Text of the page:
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So, is there any way to make Visual Studio
- compile C++ app for linux using gcc.
- When i hit debug - run application in VirtualBOX ( or other VM software ) using gdb.

Edit: don't offer me other IDE - i know about Eclipse, KDevelop, NETBeans, Anjuta ...

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5 Answers 5

up vote 3 down vote accepted

You might want to look at WinGDB. It looks like you are exact match for their target audience.

Note 1: I have no experience with this product. I just happen to know about its existence.

Note 2: If you decide to use this product, I would like to know about your experience.

Good luck...

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Downloaded their trial version , installed , and got really unstable product - so cannot write more about this ( all i got work is simple hello world with debug ) - writed em about bugs, but currently only solution for me is make as much as possible as Windows Console app., then move it to linux and fit details. –  SergeS Feb 25 '11 at 9:34

Maybe a little late, but I found what I searched for: NetBeans

I'm at a windows xp workstation, and I'm building a Linux application. Since now I used Visual Studio to edit/browse source located on a linux server via samba share, ad a putty session to launch make manually in a shell console.

Today I found NetBeans, and I think it fulfills all my needs:

  • it asks for the compiling host, and I can submit an ssh host (with private key access, so no bothering for passowrd asking dialogs)
  • it has an excellent automatic recognition of compiling/debugging tools: it discovered all the gnu tools installed in the linux server
  • it can build the project by automatically launch make with a button
  • it can parse gdb commands and outputs providing run-time debug of linux application in windows environment
  • it has clearcase plugin which is good for my clearcase project

Sorry to seem so enthusiastic, but at a first impression it has all what I was searching for on internet (and I also stumbled on this question)...I'll come back here to adjust my impressions after some everyday usage...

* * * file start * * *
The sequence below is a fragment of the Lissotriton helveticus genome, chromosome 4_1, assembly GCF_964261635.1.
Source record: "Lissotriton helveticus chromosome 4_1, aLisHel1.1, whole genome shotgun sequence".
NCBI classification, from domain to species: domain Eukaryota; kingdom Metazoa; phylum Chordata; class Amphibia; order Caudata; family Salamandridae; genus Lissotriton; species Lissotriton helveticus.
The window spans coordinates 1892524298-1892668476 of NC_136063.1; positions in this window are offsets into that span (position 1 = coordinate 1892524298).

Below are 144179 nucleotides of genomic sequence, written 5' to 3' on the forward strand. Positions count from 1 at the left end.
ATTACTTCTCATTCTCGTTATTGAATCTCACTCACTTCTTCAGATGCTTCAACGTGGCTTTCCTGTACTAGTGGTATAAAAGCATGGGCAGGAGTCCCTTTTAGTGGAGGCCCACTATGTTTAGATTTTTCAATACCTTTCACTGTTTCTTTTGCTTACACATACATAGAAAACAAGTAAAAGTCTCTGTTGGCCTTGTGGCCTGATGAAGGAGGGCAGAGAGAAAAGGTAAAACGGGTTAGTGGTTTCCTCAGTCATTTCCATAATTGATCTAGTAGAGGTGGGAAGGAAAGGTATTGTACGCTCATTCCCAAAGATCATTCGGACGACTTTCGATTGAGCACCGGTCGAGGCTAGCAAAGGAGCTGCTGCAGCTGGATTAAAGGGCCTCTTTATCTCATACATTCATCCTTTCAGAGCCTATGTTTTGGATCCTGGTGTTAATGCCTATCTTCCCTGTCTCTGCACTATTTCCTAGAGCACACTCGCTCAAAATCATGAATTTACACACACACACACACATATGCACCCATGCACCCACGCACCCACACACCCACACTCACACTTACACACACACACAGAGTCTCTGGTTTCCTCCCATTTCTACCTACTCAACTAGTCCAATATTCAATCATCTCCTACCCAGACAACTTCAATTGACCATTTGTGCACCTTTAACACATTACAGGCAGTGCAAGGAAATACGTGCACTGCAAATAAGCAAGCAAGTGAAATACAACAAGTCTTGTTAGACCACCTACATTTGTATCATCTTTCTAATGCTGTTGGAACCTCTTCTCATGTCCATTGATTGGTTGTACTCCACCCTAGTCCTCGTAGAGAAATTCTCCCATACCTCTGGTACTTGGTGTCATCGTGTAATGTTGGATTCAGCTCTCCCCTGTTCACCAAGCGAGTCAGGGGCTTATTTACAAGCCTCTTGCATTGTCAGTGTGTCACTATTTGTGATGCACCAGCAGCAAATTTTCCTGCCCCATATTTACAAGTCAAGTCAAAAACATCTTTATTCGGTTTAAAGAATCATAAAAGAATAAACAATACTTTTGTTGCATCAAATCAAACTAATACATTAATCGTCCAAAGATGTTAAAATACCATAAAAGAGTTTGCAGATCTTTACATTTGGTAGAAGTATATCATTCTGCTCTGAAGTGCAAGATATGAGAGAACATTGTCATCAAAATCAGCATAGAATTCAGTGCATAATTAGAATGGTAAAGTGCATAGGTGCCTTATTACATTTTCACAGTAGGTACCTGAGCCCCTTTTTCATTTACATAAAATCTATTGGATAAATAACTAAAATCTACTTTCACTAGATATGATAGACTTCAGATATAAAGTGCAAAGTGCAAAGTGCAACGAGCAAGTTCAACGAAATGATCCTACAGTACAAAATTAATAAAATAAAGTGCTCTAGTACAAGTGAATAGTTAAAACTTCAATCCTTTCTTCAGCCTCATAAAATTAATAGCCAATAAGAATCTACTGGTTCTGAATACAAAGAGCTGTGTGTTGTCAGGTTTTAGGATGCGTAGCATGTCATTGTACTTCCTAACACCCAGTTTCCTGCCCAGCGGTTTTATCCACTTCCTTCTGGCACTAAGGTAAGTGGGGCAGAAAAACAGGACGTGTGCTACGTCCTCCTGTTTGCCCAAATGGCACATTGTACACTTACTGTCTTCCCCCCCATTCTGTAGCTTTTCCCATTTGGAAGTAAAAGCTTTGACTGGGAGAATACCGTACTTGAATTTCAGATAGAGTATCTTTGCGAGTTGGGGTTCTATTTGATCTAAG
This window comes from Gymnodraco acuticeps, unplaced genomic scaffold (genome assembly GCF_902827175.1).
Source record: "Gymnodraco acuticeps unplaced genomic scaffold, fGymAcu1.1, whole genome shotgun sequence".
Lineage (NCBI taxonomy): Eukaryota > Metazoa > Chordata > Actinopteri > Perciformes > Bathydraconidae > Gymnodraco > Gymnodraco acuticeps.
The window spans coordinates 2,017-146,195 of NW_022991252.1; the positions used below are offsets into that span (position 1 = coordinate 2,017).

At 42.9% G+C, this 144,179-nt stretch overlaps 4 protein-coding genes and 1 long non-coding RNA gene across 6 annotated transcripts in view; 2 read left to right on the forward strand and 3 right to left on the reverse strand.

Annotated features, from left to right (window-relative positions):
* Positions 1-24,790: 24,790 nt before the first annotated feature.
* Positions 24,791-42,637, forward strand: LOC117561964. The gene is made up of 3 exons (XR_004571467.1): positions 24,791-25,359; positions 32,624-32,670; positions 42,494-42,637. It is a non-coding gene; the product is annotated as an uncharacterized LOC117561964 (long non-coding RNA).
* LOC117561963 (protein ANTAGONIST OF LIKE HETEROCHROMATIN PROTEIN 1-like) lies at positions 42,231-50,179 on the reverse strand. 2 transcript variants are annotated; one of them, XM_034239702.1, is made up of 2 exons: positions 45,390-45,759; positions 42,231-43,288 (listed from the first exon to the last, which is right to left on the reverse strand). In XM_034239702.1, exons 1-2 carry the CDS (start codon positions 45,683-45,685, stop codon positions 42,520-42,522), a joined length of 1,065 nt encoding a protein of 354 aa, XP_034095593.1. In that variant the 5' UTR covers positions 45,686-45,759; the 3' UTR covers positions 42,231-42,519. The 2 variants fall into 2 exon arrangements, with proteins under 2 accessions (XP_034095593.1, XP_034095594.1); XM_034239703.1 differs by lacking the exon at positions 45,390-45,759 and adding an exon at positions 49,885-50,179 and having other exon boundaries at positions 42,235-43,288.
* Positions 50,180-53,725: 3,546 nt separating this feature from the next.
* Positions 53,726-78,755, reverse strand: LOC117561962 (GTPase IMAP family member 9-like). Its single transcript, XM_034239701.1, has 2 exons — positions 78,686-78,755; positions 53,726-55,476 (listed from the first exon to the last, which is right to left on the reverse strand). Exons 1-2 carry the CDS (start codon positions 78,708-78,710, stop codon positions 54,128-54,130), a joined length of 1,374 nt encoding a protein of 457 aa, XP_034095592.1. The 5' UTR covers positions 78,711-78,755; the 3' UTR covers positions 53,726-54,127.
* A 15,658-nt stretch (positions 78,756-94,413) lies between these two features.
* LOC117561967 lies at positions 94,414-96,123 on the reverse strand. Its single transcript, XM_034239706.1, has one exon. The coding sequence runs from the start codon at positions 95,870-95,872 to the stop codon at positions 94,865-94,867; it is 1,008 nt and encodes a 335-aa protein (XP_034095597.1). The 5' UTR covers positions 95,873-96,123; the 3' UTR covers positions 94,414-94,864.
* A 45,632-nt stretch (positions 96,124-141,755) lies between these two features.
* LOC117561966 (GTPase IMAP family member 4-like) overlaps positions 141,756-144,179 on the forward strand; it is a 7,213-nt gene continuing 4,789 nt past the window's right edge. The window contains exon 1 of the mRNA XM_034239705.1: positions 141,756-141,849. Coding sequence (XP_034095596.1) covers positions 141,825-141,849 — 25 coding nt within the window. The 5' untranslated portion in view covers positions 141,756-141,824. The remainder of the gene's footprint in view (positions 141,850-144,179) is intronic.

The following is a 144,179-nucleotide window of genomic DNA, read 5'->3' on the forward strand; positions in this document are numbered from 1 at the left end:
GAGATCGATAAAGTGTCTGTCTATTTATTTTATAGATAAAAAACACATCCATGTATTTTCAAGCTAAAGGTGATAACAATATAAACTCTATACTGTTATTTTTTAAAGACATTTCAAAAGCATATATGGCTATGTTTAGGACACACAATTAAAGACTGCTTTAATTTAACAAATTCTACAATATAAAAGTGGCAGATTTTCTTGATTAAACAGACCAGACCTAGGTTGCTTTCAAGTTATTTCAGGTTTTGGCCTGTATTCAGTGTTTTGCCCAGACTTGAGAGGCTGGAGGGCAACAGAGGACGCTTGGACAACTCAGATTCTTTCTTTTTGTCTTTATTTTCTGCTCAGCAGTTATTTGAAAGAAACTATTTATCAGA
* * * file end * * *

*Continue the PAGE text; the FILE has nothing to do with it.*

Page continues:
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good point to try NetBeans ( i use em for web development now ), pros you wrote it can do are really good and can overweight pros of Visual Studio ... but still this answer is a bit aside from original question (Now i dont want to change my IDE) –  SergeS Dec 29 '11 at 10:56

Simple answer is sorry but now.. but this might help you..

Eclipse has support for using gcc with its CDK, however the closest you get with Visual Studio is the mono support which has Visual Studio integration but of course this if C#.

Though in theory you could create a bespoke tool based upon gnu2msdos that compiled the source and feed the error back to VS in a manor that could be used to aid navigation around the errors but I don't know of anyone who has done this..

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Well there is VisualGDB and WinGDB which are Visual Studio Add-ins (~$100, 30-days trial). I have tried VisualGDB and the experience so far has been fantastic. I can debug a Linux application running on a Raspberry Pi as if it were on running on Windows (an that includes the Qt toolchain which is not that easy to integrate).

The coolest thing about it is that you can cross-compile very fast in your own development PC and automatically download the app to your target device (or PC) via SSH and run, all with one F5 command.

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No. Not as delivered by Microsoft. Visual C++ is not a cross-compiler nor does visual studio support invoking other compilers.

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That is a very fast no. In fact, you can use Visual C++ to run different compilers (e.g. Intel C++ compiler), and the simplest trick is to use make files. I think the major problem is to build a linux-compatible binary, which you might be able to do it through specially configured cygwin since it is still ELF output. –  Peon the Great Feb 24 '11 at 22:40
Add an answer and give the details @Peon. I wouldn't consider makefiles to be using visual studio. –  John Weldon Feb 24 '11 at 22:42
Came across this code.google.com/p/vs-android It's a proof of concept that you can cross-compile using Visual Studio. –  Peon the Great Mar 8 '11 at 18:35
Thanks for the follow up @Peon; I think you should post an answer as it would be valuable for the record. –  John Weldon Mar 9 '11 at 0:51

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